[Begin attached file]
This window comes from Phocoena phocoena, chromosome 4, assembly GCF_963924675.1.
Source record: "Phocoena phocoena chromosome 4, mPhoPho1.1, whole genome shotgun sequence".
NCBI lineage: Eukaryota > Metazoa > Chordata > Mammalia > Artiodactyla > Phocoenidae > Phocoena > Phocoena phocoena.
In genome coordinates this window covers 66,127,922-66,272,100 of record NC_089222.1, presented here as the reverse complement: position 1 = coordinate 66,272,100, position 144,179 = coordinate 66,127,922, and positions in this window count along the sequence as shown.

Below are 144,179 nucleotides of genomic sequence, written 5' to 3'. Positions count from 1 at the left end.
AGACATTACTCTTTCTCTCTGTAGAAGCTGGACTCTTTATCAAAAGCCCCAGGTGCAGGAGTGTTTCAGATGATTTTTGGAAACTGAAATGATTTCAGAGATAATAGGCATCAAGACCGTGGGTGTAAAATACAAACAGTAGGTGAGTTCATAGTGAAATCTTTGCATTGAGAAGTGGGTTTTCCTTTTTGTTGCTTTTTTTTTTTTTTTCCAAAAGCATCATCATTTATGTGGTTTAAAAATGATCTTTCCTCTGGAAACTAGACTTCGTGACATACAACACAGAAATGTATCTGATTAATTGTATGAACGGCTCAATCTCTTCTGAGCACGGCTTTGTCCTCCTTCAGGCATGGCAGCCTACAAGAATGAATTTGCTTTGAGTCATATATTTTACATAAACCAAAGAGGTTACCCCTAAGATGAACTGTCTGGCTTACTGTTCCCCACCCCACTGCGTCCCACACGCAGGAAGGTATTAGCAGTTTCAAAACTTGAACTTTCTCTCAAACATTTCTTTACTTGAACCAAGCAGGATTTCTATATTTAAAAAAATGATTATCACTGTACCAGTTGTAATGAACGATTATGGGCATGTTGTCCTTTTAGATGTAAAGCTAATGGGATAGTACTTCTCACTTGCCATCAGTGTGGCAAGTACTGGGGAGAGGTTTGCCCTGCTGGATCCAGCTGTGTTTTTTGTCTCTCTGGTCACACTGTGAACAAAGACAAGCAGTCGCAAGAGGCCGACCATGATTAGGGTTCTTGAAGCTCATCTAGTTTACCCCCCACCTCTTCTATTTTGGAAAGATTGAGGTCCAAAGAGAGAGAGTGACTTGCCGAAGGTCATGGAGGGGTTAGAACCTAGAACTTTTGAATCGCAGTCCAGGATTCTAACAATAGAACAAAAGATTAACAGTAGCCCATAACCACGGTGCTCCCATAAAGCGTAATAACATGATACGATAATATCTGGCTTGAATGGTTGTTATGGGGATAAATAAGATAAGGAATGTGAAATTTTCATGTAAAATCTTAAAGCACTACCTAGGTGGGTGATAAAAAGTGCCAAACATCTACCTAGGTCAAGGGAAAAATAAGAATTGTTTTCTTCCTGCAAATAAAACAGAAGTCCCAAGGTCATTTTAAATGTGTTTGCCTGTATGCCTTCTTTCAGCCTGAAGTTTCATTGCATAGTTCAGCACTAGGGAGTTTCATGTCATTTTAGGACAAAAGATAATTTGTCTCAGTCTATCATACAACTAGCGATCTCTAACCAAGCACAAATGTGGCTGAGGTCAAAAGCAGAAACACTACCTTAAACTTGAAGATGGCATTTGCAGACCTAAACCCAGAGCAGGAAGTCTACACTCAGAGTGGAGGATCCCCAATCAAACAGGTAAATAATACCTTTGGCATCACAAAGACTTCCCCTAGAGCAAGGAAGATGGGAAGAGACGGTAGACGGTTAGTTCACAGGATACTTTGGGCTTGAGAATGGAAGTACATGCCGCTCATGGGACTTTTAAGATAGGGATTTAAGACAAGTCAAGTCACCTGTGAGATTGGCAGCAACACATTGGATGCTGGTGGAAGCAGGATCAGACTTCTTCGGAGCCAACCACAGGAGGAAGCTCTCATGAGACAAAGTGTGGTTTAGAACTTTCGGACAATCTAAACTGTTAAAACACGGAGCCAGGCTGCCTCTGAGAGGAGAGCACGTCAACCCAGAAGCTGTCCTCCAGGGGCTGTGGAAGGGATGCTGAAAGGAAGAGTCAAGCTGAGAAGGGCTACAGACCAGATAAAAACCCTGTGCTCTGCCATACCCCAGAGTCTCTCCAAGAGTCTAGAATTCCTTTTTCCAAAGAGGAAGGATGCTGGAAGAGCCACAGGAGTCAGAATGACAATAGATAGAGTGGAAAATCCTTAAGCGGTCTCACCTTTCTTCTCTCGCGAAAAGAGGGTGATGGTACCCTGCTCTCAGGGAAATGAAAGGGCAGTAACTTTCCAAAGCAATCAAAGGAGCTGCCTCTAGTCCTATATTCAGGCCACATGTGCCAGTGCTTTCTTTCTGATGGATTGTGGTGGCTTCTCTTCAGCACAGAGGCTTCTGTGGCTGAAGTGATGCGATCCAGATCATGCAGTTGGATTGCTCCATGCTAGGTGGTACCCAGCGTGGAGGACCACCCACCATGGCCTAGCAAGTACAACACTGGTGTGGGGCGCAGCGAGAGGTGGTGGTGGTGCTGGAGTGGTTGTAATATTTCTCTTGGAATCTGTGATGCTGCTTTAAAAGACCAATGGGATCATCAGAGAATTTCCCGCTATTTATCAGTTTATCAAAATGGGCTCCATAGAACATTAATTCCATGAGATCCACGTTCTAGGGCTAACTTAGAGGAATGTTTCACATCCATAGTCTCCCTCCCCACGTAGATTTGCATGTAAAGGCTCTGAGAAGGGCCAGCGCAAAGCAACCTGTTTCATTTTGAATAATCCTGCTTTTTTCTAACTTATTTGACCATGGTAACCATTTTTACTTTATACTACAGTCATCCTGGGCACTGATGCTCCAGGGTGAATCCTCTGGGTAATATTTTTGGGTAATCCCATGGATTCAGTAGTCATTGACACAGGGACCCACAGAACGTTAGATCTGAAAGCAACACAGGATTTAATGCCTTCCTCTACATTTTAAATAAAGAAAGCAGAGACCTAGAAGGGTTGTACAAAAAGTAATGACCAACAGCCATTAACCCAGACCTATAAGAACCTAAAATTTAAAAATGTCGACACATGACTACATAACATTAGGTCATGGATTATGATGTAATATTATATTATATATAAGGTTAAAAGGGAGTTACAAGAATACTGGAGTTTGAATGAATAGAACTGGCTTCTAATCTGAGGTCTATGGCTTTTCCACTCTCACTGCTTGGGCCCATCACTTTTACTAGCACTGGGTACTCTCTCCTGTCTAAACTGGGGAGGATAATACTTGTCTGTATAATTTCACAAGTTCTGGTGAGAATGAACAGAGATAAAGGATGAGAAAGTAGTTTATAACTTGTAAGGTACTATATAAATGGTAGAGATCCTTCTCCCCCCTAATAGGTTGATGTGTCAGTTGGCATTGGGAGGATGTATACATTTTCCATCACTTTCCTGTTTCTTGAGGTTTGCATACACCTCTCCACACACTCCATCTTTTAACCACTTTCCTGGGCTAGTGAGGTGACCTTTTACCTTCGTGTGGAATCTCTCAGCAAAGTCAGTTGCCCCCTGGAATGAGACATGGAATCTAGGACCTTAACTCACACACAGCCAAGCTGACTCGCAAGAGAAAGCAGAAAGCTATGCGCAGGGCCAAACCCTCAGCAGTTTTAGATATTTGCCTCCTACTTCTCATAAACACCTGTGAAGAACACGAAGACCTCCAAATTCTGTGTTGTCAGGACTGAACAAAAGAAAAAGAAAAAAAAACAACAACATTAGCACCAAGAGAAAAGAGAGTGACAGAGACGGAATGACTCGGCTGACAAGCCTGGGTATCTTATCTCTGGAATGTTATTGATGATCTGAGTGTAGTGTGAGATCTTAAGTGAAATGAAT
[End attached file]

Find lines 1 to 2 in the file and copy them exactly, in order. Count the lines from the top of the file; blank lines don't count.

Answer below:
This window comes from Phocoena phocoena, chromosome 4, assembly GCF_963924675.1.
Source record: "Phocoena phocoena chromosome 4, mPhoPho1.1, whole genome shotgun sequence".